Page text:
Meir and Olmert


By Michael J. Totten

JERUSALEM Israeli reserve soldiers have joined civilians in the push to oust Prime Minister Ehud Olmert after the inconclusive war against Hezbollah in Lebanon. Hundreds, perhaps as many as a thousand, marched to Mount Herzl, where Israel’s deceased former leaders are buried, and addressed Olmert while standing over the grave of Golda Meir.

Moshe Muskal, the father of fallen soldier Refanel Muskal who was killed in Lebanon and one of the organizers of the protest movement that was established following the war, said that they chose to march to Golda's tomb so that "Prime Minister Ehud Olmert will learn from her (since she resigned following the Yom Kippur War). The disapproval of the public, that is currently so rampant in the country, will shamefully dismiss him following his failure."

I, too, visited Mount Herzl with Yaacov Lozowick, archivist at the Yad Vashem Holocaust Museum and author of Right to Exist: A Moral Defense of Israel’s Wars.

“There’s no such thing in the Jewish tradition of having a protest in a cemetery,” he told me. “They had this demonstration on Friday. And as far as I know, it was people from the left and the right together.”

Arab tyrants and terrorists have set an absurdly low bar for themselves when it comes to defining victory in a war. Simple survival is good enough for most of them. Saddam Hussein claims he “won” the 1991 Gulf War that ousted him from Kuwait because he lived fight (and lose) again. The Egyptian government built a gigantic war memorial to the “victory” against Israel in 1973, even though they lost, because they managed to surprise the Israelis and had a few tactical victories before later losing decisively. Hassan Nasrallah boasted that he, too, won the war against Israel before later admitting that he never would have started the war if he knew how it would turn out.

The Israeli definition of victory could not be more different. Israelis are, perhaps, the world’s premier perfectionists on this question. Anything less than an instant and overwhelming victory to them is a horror. This comes from the fact that if they ever decisively lose a war against eliminationist enemies, the country might cease to exist.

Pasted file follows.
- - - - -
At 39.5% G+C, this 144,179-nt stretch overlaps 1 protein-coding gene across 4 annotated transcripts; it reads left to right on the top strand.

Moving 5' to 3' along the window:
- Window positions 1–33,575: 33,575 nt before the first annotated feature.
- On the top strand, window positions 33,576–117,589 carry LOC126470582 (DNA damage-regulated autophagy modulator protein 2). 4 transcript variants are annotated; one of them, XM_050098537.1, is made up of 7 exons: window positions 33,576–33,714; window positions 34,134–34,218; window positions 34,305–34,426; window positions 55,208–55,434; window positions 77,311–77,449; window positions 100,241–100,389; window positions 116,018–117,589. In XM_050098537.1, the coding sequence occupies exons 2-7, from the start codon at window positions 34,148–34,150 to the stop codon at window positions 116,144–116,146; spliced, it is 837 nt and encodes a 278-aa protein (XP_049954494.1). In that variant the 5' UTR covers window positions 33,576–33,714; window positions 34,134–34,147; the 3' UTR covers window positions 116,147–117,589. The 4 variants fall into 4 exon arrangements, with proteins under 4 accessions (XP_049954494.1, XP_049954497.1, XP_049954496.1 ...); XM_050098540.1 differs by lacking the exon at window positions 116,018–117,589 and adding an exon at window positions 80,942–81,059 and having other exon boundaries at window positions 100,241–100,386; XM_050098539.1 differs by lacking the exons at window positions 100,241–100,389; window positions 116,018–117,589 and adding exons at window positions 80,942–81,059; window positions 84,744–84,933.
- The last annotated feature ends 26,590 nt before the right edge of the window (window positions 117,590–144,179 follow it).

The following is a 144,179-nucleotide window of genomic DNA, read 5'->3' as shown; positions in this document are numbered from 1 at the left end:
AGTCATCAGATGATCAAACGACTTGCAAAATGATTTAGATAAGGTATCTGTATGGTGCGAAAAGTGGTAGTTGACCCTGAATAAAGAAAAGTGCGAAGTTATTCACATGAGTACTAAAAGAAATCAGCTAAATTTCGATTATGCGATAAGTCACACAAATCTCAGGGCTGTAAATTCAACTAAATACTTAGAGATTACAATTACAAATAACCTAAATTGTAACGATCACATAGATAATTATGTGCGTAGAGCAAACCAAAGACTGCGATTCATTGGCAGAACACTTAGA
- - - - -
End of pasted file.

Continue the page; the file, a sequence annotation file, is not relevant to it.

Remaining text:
Lozowick explained what this means for Olmert.

“Golda Meir was the first Israeli prime minister that got thrown out,” he told me. “She got thrown out because of the 1973 war. I wouldn’t say she was a scapegoat, because if she’s prime minister she’s not a scapegoat. But the trauma of the 1973 war so so deep because for the first time we had a war that we didn’t really win. By the time it was over there was a decisive military victory. But it wasn’t a resoundingly decisive military victory. Which in retrospect was good because it enabled [Egyptian President Anwar] Sadat to say I didn’t lose and now we can make peace. So history works in strange ways.

“There are parallels between what’s going on right now, but what’s going on right now is nowhere near as traumatic as that. That was a major major trauma. And it took six months. She won an election. The war was in October, there was an election at the end of December, she won that election. But the pent-up anger was building and by May 1974 she had to resign. She is remembered by American Jewry until today as This is Golda! Because she was American and they like her. But Israelis have ranked her near the bottom of the list of prime ministers.

“So they came and demonstrated here, calling upon Olmert to do what she had done. She got up and left. And Olmert is sticking to his job. And they said to Olmert: We didn’t like Golda. But she gets our respect for at least having picked up and left. If you don’t pick up and leave, you’re going to be even more mud than Golda.”

I asked him how many people attended the protest. It was just up some steps from his office.

“A thousand or so,” he said. “It was a Friday afternoon. Nobody knew about it in advance. This whole movement is being invented as it goes.”